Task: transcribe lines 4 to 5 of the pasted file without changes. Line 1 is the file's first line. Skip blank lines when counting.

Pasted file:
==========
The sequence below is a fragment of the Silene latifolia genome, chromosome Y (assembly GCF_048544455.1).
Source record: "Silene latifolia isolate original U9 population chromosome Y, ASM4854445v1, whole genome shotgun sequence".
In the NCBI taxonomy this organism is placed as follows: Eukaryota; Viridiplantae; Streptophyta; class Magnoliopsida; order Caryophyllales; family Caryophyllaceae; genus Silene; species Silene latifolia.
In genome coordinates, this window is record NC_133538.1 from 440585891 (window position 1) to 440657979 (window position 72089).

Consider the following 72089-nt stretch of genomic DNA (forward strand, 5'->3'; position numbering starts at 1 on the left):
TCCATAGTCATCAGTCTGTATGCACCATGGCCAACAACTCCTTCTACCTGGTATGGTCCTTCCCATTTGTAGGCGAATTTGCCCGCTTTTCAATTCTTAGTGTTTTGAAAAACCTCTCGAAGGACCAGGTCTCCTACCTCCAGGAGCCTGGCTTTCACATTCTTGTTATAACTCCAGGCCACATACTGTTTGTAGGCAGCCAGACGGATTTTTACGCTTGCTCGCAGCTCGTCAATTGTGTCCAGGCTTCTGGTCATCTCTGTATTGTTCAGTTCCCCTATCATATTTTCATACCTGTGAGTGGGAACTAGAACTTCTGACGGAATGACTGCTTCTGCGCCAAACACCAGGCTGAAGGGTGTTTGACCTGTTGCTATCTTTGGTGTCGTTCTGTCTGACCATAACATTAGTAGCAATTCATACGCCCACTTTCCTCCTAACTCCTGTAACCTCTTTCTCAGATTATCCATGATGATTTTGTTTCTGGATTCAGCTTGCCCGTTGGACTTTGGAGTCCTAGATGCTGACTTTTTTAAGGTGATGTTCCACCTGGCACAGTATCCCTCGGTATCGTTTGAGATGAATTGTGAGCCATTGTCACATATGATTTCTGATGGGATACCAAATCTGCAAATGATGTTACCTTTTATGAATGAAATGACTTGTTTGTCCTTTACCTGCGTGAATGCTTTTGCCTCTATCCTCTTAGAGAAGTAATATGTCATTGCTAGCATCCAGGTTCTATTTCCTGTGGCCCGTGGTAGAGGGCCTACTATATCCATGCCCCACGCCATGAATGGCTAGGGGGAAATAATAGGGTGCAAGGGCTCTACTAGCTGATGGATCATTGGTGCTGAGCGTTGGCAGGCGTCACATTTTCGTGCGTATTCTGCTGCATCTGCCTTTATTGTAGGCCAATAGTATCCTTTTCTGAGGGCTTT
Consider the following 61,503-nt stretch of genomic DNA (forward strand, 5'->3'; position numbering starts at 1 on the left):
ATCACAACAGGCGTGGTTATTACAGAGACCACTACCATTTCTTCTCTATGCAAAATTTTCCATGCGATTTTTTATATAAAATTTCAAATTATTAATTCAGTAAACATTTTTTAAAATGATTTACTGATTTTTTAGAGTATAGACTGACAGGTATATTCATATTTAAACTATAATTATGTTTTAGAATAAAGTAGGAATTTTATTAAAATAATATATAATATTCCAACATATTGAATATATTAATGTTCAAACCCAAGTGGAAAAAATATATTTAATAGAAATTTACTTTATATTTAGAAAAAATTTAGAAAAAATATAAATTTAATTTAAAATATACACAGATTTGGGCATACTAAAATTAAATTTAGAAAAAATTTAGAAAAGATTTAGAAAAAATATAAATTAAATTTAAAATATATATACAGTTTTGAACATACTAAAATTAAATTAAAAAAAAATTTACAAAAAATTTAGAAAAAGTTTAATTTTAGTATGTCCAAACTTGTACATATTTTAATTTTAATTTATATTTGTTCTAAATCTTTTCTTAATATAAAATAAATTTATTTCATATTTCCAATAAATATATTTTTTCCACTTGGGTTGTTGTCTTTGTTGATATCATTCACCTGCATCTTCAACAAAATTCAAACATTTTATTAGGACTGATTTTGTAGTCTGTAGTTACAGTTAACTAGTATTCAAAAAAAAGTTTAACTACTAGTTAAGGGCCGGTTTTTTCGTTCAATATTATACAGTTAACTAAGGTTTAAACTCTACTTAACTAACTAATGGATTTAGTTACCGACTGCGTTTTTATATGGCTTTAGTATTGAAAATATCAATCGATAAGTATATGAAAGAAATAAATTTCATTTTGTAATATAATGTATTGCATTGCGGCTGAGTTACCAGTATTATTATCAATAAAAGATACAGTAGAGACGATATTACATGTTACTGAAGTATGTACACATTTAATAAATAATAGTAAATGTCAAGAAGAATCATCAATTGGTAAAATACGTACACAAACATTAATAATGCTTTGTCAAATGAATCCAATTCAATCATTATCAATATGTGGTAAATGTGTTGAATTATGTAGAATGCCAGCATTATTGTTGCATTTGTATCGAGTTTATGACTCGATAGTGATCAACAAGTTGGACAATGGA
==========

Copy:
In genome coordinates, this window is record NC_133538.1 from 440585891 (window position 1) to 440657979 (window position 72089).

Consider the following 72089-nt stretch of genomic DNA (forward strand, 5'->3'; position numbering starts at 1 on the left):